Programming Languages (CSC-302 98S)

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# Outline of Class 21: Functional Programming: The Scheme Perspective

Held: Wednesday, March 11, 1998

## An Introduction to LISP-Like Languages

• LISP (for LISt Processing language) was developed by John McCarthy of MIT in the late 1950's as a language for artificial intelligence programming.
• It is considered one of the primary functional languages and has many descendants.
• At the time LISP was developed, many researchers suggested that intelligence involved
• symbolic manipulation and
• organization of symbols in hierarchical structures.
• In developing a language to support "intelligence", McCarthy chose to include
• symbols as basic data types
• built-in lists and list-manipulation operations
• numbers and strings as basic data types
• Noting that the application of a function to arguments is similar to listing the function and its arguments, McCarthy also chose to use the same notation for function applications and list structures.
• An open paren
• The elements of the list (or the function and its arguments), separated by spaces
• A close paren
• This is an extreme application of von Neumann's assertion that programs are data: in LISP, the same structure can be treated as a list at one point and a function application at another.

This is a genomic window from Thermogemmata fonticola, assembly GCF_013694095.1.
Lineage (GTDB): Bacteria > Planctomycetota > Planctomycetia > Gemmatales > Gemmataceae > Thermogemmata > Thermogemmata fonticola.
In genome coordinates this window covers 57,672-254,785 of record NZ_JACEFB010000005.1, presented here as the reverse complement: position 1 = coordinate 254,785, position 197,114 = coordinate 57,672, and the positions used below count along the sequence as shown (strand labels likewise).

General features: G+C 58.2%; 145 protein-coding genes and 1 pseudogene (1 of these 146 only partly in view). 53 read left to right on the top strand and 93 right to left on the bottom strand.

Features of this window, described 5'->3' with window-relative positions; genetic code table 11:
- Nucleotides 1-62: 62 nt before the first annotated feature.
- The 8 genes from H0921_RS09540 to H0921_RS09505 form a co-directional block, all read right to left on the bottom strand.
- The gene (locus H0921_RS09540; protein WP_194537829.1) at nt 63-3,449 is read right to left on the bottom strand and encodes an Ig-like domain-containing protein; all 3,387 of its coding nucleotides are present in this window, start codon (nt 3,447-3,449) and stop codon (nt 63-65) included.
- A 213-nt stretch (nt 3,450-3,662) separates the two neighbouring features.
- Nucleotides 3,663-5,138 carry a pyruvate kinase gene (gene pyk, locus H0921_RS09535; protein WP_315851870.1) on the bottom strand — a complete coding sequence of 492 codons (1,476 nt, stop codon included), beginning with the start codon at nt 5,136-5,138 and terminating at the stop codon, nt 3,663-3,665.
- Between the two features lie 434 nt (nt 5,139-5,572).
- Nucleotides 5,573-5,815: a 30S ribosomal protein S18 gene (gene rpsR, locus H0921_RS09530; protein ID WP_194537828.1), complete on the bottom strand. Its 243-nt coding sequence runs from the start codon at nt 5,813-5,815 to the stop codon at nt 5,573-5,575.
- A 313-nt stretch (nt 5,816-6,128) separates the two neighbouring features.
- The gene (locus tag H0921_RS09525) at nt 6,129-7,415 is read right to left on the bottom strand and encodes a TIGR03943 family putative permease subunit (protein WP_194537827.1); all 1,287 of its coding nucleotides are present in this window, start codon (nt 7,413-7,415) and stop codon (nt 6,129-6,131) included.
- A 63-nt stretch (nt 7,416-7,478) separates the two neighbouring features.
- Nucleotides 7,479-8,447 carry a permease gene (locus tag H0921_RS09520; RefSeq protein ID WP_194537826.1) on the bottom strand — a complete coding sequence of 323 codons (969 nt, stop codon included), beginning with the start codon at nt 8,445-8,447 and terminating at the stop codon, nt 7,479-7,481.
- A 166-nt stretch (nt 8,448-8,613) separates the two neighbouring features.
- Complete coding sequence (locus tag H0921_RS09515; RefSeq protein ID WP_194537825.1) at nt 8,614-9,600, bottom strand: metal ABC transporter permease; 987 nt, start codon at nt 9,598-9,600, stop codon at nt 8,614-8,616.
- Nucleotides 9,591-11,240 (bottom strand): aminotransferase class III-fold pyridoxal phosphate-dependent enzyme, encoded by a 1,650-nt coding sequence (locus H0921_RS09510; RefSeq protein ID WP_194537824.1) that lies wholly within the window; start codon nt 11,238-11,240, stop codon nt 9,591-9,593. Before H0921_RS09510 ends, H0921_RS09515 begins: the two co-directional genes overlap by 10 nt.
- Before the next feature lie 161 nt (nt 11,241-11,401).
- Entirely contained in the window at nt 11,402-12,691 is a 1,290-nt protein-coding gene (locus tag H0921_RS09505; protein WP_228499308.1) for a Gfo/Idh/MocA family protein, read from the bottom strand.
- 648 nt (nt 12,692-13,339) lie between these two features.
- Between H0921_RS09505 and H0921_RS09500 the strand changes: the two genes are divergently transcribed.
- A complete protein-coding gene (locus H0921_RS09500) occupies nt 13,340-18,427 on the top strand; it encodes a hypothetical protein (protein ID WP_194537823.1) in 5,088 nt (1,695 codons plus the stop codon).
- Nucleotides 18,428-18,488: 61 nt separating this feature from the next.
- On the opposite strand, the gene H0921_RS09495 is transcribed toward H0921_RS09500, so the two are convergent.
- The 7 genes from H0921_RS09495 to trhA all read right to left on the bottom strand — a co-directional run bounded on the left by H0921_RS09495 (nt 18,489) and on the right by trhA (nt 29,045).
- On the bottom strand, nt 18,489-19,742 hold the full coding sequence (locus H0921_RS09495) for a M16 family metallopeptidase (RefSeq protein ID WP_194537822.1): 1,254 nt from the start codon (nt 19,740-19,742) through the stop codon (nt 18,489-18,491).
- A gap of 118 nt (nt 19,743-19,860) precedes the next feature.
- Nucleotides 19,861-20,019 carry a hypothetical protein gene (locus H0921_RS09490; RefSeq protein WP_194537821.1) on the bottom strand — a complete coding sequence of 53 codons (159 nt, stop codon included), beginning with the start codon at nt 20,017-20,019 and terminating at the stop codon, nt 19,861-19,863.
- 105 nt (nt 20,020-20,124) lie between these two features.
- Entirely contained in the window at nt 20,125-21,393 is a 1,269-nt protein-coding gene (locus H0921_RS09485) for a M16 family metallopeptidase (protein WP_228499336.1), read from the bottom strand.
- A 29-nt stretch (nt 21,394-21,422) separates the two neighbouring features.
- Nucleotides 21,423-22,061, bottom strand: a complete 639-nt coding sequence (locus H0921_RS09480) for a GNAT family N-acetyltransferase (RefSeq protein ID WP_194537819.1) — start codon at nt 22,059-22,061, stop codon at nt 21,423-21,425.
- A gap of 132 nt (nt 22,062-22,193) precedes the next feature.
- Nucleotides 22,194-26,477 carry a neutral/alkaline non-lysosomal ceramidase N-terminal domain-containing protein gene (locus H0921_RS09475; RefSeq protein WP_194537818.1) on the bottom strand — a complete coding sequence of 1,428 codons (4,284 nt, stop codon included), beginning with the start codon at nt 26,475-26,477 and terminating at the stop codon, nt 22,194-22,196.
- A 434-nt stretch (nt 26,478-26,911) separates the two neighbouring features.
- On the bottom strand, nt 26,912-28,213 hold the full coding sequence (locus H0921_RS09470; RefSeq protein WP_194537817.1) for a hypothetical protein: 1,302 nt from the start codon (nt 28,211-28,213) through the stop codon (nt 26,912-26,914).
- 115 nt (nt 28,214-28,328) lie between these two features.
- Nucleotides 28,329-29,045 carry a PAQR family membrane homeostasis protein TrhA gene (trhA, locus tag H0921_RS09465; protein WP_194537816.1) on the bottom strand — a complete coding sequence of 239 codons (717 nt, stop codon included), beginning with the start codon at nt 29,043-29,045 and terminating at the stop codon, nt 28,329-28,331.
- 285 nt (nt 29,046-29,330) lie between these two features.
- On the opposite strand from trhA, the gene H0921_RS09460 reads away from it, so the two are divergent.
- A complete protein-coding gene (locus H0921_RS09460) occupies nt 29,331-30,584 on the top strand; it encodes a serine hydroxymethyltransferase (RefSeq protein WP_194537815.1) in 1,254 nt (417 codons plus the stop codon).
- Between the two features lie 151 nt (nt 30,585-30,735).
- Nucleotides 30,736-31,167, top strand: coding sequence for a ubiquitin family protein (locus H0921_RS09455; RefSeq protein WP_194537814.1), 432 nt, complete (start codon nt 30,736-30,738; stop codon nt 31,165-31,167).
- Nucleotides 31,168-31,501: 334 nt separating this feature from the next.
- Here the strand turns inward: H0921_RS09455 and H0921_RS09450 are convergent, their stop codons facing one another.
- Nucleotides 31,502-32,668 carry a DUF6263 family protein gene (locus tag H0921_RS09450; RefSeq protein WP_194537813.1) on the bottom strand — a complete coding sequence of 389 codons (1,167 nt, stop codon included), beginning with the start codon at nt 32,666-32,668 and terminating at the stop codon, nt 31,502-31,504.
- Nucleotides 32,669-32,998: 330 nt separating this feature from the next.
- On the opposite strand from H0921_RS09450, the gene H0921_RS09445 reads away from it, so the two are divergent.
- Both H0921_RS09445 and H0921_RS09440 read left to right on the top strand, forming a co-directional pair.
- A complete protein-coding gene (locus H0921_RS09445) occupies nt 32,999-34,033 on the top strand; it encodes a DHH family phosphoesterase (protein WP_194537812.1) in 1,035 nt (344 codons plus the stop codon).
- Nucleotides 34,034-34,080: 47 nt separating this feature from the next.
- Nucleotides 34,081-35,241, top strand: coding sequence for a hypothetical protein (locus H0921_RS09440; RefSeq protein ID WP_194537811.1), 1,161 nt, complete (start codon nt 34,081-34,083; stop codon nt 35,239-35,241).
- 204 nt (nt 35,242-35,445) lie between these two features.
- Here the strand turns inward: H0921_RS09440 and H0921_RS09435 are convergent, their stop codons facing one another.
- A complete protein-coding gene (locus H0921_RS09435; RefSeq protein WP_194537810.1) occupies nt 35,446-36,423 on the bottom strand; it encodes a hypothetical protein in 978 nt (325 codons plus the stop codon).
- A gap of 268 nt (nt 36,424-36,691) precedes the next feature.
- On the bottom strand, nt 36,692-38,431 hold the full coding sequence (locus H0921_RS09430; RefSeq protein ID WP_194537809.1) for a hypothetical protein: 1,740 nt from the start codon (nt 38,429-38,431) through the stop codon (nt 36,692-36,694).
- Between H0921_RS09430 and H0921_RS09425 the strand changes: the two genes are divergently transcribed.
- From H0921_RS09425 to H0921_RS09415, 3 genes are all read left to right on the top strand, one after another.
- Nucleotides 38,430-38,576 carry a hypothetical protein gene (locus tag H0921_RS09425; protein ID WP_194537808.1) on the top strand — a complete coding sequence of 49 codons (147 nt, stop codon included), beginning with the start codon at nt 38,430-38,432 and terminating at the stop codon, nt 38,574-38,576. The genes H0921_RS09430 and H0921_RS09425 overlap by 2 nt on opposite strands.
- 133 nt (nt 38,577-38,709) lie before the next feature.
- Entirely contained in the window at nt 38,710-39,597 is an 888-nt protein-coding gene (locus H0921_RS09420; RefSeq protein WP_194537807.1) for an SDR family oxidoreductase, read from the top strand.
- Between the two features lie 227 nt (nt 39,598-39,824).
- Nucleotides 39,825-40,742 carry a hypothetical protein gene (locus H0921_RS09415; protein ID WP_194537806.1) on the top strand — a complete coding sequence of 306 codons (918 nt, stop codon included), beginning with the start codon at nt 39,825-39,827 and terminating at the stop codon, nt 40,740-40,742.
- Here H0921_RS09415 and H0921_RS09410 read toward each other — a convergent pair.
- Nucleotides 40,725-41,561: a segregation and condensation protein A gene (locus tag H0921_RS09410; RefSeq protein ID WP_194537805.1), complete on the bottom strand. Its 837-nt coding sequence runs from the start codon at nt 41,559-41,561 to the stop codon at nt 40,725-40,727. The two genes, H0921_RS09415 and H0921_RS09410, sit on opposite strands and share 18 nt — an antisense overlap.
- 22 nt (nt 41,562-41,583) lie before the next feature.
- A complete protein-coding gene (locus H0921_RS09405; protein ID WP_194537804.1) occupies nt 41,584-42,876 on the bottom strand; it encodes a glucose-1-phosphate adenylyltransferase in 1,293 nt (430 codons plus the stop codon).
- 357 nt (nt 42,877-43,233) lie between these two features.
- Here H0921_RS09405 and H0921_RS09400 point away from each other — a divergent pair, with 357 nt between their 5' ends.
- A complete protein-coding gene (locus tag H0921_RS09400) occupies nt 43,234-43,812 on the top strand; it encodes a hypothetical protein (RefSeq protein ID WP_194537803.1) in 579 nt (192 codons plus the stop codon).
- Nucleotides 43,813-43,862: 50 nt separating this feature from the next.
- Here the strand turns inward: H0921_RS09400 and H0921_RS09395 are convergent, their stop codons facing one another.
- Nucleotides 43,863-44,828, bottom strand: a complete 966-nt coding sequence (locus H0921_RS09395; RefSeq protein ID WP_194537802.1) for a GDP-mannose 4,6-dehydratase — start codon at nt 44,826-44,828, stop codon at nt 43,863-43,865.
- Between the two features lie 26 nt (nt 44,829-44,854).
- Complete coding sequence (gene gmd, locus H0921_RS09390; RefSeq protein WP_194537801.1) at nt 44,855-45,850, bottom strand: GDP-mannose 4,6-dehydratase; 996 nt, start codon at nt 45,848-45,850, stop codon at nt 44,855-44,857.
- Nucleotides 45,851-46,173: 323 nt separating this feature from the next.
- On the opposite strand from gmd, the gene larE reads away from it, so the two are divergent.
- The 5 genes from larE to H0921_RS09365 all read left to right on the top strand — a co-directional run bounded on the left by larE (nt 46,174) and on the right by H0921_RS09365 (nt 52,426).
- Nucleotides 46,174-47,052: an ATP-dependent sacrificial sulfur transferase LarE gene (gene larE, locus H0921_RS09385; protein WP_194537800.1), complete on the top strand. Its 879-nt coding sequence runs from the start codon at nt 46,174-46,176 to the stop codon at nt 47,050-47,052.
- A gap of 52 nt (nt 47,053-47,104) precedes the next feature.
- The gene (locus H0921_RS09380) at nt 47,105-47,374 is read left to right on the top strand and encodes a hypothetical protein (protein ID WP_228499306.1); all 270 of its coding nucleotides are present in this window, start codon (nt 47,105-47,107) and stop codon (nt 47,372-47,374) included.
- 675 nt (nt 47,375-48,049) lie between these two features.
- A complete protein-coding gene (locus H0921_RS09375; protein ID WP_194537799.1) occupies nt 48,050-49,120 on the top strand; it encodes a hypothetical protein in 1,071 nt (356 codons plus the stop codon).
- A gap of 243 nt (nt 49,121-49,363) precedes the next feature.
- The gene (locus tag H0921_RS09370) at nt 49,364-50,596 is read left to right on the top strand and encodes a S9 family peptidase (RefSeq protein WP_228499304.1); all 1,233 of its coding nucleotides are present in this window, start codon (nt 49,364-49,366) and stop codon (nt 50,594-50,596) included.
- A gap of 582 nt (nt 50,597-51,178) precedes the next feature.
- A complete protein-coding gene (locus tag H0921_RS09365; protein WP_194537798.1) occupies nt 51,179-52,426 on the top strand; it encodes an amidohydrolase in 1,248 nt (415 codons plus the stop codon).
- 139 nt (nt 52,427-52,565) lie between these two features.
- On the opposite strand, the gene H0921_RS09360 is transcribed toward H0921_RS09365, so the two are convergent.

• McCarthy chose to use a prefix notation for all function operations, including "primitive operations". In LISP, we write `(+ 2 3)` for "add two and three".
• LISP is often interpreted. Most LISP interpreters use the read-eval-print model. That is, the interpreter
• Reads an input expression or function definition.
• Evaluates the expression.
• Prints the result.
• In LISP, function order is done in applicative (also known as eager or innermost) order: before functions are applied to their arguments, those arguments are evaluated.
• This is similar to call-by-name.
• It is often helpful to classify the types of functions we use in writing LISP programs.
• Constructors build data structures.
• The most common constructor is `cons` which builds lists.
• Destructors and Selectors which extract components from data structures.
• The most common selectors are `head` which selects the first element of a list and `tail` which selects all but the first element.
• Predicates which return boolean values.
• Most predicates check types or attributes of their arguments. For example, `atom?` checks whether something is an atom.
• The power of McCarthy's design is demonstrated by LISP's longevity. LISP and LISP variants are still dominant languages for AI programming (and for other types of programming).

### Lists in LISP-Like Languages

• Most (all?) LISP-like languages provide a number of functions for building and modifying lists.
• LISP builds its lists with cons cells, pairs of pointers.
• The first pointer gives the data.
• The second pointer gives the rest of the list.
• The empty list is `nil` or `()`.
• The predicate that checks if a list is empty is usually `nullP` or `null?`.
• One constructs lists with `cons`. `(cons x x)` builds a list with first element `x` and remainder `xs`.
• Those of you who like to think about what's happening in memory can think of this as allocating a new cons cell whose left pointer is the object and whose right pointer is the list.
• Those of you who prefer a higher-level view can think of this as a form of "prepend".
• In many variants, one can build longer lists with `list`.
• You can get the first element of a list with `(car list)`.
• You can get the all but the first element of a list with `(cdr list)`.